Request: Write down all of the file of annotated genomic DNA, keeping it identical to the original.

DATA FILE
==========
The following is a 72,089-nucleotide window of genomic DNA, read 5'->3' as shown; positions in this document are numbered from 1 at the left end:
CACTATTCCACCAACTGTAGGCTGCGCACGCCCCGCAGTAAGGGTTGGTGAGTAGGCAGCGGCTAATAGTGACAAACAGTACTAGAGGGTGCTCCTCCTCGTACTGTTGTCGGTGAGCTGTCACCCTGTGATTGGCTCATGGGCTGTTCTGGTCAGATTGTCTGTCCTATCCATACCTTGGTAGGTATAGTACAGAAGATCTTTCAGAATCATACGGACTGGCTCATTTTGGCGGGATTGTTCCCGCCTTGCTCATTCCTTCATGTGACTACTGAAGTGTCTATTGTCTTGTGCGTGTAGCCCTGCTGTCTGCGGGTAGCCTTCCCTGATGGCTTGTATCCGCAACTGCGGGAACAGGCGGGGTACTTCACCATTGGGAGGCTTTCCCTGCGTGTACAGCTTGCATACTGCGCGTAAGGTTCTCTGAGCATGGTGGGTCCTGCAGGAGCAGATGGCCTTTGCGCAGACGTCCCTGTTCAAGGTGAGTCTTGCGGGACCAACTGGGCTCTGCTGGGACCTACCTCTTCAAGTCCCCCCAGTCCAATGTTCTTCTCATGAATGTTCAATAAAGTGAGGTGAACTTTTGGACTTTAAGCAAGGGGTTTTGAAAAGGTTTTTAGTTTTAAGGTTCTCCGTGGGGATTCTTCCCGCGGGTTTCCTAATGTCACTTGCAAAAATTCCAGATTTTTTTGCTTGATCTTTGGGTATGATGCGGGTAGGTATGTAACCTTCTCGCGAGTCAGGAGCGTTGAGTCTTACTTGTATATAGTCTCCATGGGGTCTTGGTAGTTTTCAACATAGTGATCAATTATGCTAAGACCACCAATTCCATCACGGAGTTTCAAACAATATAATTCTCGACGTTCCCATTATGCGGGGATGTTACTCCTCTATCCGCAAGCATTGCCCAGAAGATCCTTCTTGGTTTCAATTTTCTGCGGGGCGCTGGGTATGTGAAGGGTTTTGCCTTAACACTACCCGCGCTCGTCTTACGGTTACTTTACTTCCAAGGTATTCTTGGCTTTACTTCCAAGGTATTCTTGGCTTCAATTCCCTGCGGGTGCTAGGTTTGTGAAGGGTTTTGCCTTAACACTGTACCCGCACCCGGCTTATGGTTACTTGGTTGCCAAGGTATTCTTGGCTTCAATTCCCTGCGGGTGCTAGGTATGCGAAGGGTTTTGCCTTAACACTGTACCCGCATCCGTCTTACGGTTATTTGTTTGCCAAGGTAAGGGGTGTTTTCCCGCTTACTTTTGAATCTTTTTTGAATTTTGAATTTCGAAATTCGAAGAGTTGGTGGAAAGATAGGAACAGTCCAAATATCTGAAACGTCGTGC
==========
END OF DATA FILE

The following is a 72,089-nucleotide window of genomic DNA, read 5'->3' as shown; positions in this document are numbered from 1 at the left end:
CACTATTCCACCAACTGTAGGCTGCGCACGCCCCGCAGTAAGGGTTGGTGAGTAGGCAGCGGCTAATAGTGACAAACAGTACTAGAGGGTGCTCCTCCTCGTACTGTTGTCGGTGAGCTGTCACCCTGTGATTGGCTCATGGGCTGTTCTGGTCAGATTGTCTGTCCTATCCATACCTTGGTAGGTATAGTACAGAAGATCTTTCAGAATCATACGGACTGGCTCATTTTGGCGGGATTGTTCCCGCCTTGCTCATTCCTTCATGTGACTACTGAAGTGTCTATTGTCTTGTGCGTGTAGCCCTGCTGTCTGCGGGTAGCCTTCCCTGATGGCTTGTATCCGCAACTGCGGGAACAGGCGGGGTACTTCACCATTGGGAGGCTTTCCCTGCGTGTACAGCTTGCATACTGCGCGTAAGGTTCTCTGAGCATGGTGGGTCCTGCAGGAGCAGATGGCCTTTGCGCAGACGTCCCTGTTCAAGGTGAGTCTTGCGGGACCAACTGGGCTCTGCTGGGACCTACCTCTTCAAGTCCCCCCAGTCCAATGTTCTTCTCATGAATGTTCAATAAAGTGAGGTGAACTTTTGGACTTTAAGCAAGGGGTTTTGAAAAGGTTTTTAGTTTTAAGGTTCTCCGTGGGGATTCTTCCCGCGGGTTTCCTAATGTCACTTGCAAAAATTCCAGATTTTTTTGCTTGATCTTTGGGTATGATGCGGGTAGGTATGTAACCTTCTCGCGAGTCAGGAGCGTTGAGTCTTACTTGTATATAGTCTCCATGGGGTCTTGGTAGTTTTCAACATAGTGATCAATTATGCTAAGACCACCAATTCCATCACGGAGTTTCAAACAATATAATTCTCGACGTTCCCATTATGCGGGGATGTTACTCCTCTATCCGCAAGCATTGCCCAGAAGATCCTTCTTGGTTTCAATTTTCTGCGGGGCGCTGGGTATGTGAAGGGTTTTGCCTTAACACTACCCGCGCTCGTCTTACGGTTACTTTACTTCCAAGGTATTCTTGGCTTTACTTCCAAGGTATTCTTGGCTTCAATTCCCTGCGGGTGCTAGGTTTGTGAAGGGTTTTGCCTTAACACTGTACCCGCACCCGGCTTATGGTTACTTGGTTGCCAAGGTATTCTTGGCTTCAATTCCCTGCGGGTGCTAGGTATGCGAAGGGTTTTGCCTTAACACTGTACCCGCATCCGTCTTACGGTTATTTGTTTGCCAAGGTAAGGGGTGTTTTCCCGCTTACTTTTGAATCTTTTTTGAATTTTGAATTTCGAAATTCGAAGAGTTGGTGGAAAGATAGGAACAGTCCAAATATCTGAAACGTCGTGC